Thousands of people flock to Tiverton Four Corners each year to soak up the simple pleasures of this quaint New England village, comprising 18th century buildings, housing, shops, galleries and artisan foodstuffs. Adam and Kristin Silveira, however, are lucky enough to call the 300+ year old village home. The parents of Alyssa (18), Megan (17), Jami (15) and Jonathan (12), the Silveiras bought a small farm on Main Road in 2009 and today, they raise free range chickens and ducks for eggs, goats, a pig and sometimes, Freedom Ranger chickens for meat (but not this year). “Owning a farm wasn’t always a dream of ours, it just kind of evolved organically,” reveals Kristin. In another unexpected twist, the realtor who had sold them the farm knocked on the door a year or so later with interesting news. Old Tiverton Four Corners Schoolhouse No. 1, which was adjacent to the farm, was coming on the market. Built in 1800 for one of the founding families of Tiverton (it wasn’t uncommon to have schools in homes at the time), it was a charming property but one in need of love and attention. “First we were like, ‘no way,’” says Kristen, but it didn’t take much convincing once they did a “just to check it out” walk though.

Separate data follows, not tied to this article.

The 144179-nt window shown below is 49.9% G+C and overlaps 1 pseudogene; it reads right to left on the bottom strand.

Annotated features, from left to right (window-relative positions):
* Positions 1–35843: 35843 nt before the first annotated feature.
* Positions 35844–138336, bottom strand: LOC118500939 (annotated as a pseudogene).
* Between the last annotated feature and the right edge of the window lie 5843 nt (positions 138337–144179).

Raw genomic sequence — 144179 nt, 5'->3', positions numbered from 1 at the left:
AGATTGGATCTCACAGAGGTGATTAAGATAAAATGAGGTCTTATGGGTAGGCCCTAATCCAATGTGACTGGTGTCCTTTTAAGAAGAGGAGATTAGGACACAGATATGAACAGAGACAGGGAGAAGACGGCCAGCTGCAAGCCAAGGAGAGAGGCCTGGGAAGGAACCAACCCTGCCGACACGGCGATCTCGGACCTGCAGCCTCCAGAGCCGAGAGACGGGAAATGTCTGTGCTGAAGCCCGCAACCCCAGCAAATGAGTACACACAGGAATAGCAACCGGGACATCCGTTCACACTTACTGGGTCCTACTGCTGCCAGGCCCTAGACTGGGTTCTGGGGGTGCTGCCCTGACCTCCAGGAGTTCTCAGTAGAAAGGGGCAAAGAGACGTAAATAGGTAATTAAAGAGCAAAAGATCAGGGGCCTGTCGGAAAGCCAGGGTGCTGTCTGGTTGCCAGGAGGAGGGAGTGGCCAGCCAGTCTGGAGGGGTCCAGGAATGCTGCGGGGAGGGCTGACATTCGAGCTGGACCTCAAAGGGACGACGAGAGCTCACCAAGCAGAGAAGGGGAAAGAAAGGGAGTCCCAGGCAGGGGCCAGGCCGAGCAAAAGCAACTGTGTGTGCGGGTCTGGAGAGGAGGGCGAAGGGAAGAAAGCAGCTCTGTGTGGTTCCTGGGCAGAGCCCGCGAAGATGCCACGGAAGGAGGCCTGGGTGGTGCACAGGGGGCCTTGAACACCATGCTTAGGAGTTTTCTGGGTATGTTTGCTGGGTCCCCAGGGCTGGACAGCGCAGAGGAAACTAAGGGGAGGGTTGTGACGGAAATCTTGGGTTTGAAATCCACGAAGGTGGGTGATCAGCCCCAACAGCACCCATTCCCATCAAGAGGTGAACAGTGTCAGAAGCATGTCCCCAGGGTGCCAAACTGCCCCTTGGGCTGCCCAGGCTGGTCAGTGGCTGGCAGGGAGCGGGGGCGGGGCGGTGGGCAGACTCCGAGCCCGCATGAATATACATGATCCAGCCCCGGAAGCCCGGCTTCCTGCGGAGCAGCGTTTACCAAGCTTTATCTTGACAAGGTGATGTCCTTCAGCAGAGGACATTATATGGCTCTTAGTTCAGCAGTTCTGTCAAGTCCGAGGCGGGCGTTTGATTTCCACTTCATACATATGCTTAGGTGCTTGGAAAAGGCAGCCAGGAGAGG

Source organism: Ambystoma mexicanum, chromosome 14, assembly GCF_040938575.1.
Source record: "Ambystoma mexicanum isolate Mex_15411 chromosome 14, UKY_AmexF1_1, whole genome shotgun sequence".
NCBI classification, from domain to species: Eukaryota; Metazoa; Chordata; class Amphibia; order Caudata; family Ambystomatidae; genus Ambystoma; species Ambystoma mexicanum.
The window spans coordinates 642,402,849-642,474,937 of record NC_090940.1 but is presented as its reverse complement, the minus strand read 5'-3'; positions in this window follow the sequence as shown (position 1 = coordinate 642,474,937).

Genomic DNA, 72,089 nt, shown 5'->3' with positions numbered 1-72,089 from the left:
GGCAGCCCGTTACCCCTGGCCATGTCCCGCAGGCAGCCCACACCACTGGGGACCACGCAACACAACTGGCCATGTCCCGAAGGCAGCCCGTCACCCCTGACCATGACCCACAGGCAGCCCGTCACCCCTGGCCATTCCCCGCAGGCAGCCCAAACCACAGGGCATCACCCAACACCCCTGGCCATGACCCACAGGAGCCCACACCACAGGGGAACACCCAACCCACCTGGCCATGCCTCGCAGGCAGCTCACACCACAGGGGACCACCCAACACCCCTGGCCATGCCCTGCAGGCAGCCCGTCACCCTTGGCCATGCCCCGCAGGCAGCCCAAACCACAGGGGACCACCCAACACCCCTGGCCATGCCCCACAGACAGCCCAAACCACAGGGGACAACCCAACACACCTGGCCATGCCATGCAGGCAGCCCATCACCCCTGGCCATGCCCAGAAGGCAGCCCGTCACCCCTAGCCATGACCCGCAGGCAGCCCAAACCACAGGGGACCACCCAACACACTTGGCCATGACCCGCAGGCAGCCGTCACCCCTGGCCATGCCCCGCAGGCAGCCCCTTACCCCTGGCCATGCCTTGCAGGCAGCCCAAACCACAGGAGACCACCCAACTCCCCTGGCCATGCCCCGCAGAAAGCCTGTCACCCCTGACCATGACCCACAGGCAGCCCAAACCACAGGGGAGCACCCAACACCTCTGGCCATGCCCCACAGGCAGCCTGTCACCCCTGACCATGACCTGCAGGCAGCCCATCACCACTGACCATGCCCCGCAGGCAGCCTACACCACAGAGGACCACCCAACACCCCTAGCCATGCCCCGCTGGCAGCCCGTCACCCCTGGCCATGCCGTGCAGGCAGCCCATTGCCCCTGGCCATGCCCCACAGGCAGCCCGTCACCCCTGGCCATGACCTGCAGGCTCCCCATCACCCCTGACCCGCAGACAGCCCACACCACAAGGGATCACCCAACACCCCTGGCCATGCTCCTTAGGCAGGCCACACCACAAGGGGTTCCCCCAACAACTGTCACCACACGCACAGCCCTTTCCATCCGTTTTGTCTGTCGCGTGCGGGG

The Silveiras renovated the exterior to replicate a historic photo they saw in a book of the schoolhouse. The interior, however, celebrates modern day living. Antique schoolhouse memorabilia and pieces that are a nod to Tiverton history are peppered throughout the home, which they now rent as a vacation property for farm stays. Guests often collect eggs from the coops with Kristin and Adam, pet the goats or entertain the pig.
As tending to the farm has been an enriching experience (on top of their full time jobs), Adam and Kristin launched an education program where they reach out to local schools, providing them with fertilized eggs so students can learn about farm life by watching the chicks hatch and grow in their first couple of days (the chicks are then returned to Sakonnet Farm). The circle of life – alive and well at Sakonnet Farm.
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